Link to post
Share on other sites

All good advice, Nev. The humidity in our inland area is normally very low, so corrosion and mould aren't issues; I take precautions anyway, and the recent wet weather is extra reason to be vigilant.

Good point about warm-ups; I give mine plenty of time and when CHTs get to around 120C if there's no traffic I do a couple fast runs up and down the strip till the oil gets to at least 70C.

Link to post
Share on other sites

I asked my car mechanic about this the other day (he also used to work on Rotaxes!)

 

His advice was to use a product called Inox, available from Repco. Similar to RP7 / WD40 but clings better. Also recommended the dehydrating plugs, or failing that, oil soaked rag stuffed in the plug hole. (Aircraft Spruce have the plugs for about USD$10 each - AN4062-1 DEHYDRATOR PLUGS 18MM | Aircraft Spruce)

 

I've got a couple of cans of Inox on order, will check the Australian availability of the dehydrating plugs.

Link to post
Share on other sites

How do you get the inox over the valves? The regular tube it comes out of is wrong for this. You need a 180 degree bend, and better would be a reversing mister which directed the spray oil backwards in a cone.

I can imagine such a nozzle but does anybody know if they really exist, or do you have to make your own? I can imagine a tight-fitting blanked off tube which fits over the inox plastic tube and has a few 45 degree backard facing holes drilled in it.

Link to post
Share on other sites

How do you get the inox over the valves? The regular tube it comes out of is wrong for this. You need a 180 degree bend, and better would be a reversing mister which directed the spray oil backwards in a cone.

I can imagine such a nozzle but does anybody know if they really exist, or do you have to make your own? I can imagine a tight-fitting blanked off tube which fits over the inox plastic tube and has a few 45 degree backard facing holes drilled in it.

 

I've been told that the aerosol moves it around enough after you spray it in that it coats pretty much everything. I'm doing mine once a month - was using RP7 but picked up the Inox today.

Link to post
Share on other sites

How do you get the inox over the valves? The regular tube it comes out of is wrong for this. You need a 180 degree bend, and better would be a reversing mister which directed the spray oil backwards in a cone.

I can imagine such a nozzle but does anybody know if they really exist, or do you have to make your own? I can imagine a tight-fitting blanked off tube which fits over the inox plastic tube and has a few 45 degree backard facing holes drilled in it.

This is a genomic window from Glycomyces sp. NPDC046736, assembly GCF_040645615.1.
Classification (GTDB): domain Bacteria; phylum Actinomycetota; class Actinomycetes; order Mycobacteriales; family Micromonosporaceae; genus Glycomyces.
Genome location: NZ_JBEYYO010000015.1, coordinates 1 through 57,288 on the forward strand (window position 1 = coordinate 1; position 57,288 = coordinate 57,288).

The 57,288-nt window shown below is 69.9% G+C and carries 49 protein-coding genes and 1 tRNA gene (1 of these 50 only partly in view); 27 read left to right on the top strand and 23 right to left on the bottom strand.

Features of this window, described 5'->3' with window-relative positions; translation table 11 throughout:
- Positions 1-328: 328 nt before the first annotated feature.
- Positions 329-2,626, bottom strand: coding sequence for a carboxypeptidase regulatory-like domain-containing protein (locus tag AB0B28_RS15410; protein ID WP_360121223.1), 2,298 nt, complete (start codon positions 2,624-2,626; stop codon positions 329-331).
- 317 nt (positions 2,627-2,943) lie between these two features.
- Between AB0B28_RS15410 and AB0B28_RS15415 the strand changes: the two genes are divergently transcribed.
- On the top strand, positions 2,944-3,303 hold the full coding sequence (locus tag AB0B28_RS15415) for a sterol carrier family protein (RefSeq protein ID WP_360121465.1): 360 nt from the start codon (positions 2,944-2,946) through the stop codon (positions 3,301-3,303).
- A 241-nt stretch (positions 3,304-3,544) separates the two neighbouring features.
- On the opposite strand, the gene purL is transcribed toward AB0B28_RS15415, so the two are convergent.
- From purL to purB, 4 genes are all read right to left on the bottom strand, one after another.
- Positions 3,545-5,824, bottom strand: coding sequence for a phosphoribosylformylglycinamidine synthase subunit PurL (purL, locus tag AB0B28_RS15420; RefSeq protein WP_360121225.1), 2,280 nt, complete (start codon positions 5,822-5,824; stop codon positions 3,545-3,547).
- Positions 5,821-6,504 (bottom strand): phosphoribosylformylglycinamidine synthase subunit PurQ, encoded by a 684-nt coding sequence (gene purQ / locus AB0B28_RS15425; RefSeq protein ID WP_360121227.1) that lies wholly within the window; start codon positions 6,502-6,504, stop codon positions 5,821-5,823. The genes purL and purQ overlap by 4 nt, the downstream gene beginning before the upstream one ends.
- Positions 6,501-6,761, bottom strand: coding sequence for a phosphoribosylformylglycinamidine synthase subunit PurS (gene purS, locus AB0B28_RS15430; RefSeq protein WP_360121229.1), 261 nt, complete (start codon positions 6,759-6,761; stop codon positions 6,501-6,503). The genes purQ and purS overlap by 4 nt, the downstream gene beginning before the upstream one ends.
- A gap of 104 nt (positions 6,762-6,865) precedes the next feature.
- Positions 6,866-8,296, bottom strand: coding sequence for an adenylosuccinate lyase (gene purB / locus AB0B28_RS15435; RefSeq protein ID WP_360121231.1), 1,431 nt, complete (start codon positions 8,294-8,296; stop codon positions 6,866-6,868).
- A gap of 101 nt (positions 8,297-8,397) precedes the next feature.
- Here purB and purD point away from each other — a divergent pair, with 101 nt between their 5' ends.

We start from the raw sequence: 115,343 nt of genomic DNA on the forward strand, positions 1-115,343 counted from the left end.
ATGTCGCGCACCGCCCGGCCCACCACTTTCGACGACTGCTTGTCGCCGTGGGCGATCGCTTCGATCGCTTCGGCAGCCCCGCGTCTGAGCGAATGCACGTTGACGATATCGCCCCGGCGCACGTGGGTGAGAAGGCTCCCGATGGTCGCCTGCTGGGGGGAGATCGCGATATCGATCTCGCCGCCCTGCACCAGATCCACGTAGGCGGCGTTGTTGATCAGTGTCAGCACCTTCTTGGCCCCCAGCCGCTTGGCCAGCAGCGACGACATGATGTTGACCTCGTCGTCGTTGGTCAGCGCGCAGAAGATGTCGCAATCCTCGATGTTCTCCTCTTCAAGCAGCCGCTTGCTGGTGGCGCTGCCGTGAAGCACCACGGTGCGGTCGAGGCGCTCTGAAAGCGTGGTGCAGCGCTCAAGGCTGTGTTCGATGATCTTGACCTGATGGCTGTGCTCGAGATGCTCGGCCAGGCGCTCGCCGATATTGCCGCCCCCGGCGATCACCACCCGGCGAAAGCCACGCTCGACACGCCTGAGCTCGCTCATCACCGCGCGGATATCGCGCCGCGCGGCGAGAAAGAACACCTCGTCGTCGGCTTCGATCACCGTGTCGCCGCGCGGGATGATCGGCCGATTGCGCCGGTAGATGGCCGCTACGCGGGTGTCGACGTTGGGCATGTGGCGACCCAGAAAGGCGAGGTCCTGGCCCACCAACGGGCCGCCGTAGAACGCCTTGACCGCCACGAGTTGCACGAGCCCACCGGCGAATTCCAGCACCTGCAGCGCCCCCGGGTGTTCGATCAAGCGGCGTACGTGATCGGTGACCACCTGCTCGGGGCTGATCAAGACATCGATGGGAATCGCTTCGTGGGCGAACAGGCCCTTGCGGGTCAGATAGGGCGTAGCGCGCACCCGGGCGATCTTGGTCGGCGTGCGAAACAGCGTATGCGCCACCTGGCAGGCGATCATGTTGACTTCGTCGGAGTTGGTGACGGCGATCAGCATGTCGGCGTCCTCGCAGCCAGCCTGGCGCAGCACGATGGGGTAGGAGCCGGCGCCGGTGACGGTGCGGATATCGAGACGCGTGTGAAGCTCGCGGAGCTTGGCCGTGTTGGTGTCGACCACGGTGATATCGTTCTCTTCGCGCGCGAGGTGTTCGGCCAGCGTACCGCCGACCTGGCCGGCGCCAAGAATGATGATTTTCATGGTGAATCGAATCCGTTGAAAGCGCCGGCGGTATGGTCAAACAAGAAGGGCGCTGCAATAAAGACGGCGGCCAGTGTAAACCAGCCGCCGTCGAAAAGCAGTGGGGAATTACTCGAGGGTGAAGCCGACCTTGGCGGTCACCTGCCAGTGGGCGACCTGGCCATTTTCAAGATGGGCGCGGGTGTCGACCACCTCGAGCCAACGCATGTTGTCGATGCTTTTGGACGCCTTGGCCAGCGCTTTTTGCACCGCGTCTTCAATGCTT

Used to be able to get a nozzle as you describe - I had one for spraying rust inhibitor/liquid wax into box sections & the like. Made out of bronze, shaped a bit like a 22 with a hollow core & three rear facing one forward, jets. Fitted onto a stiffish tube that allowed me to poke it up into all the many voids in a car body/chassis - turn on the juice, wriggle it around up/down and it would coat the cavity in a few moments. Did a great job. You could probably get someone to turn one up for you.

  • Like 1
Link to post
Share on other sites

Whip the plugs out and spray some engine oil into the cylinders. Replace the plugs.

Put Glad wrap over the carburetor intake where the air filter box connects. Make sure you place a flag there to remind yourself to remove the Glad wrap.

Put airtight seals in the exhaust pipe outlets.

Put Glad wrap around the opening of the pitot tube.

Sticky tape over the static air port.

Put stands under the undercarriage legs to get the tyres off the ground.

 

Hi Old Man Emue,

 

I like your advise, as far as it goes. My situation is a little diffrenet to most participating in this conversation - my Rotax 912 is no longer in the aircraft.

 

The engine is solidly mounted on a small pallet and the covered with a dust proof purpose built box.

 

I have plugged all openings to engine oil, fuel and cooling system. Caped off carburettors and using tightly rolled microfiber towel pieces, plugged all four exhaust ports.

 

So far I have put 2.5 L of clean/unused AeroShell Sport Plus 4 into the block and then tilted the engine to near vertical left/right/forward to bath all components in oil. I plan to regularly move the oil around in this way.

 

I will not e able to hand "crank" the engine as this will result in the oil being ejected.

 

I plan to do as you suggest and squirt a quantity of oil into each cylinder OR as Marty_D sugests INOX liquid (not aerosol) - which would be best ?

 

Is this sufficient ??

 

What more can I do to preserve my engine during its absence (expected to be many many months) from its aircraft?

Link to post
Share on other sites

Create an account or sign in to comment

You need to be a member in order to leave a comment

Create an account

Sign up for a new account in our community. It's easy!

Register a new account

Sign in

Already have an account? Sign in here.

Sign In Now
×
×
  • Create New...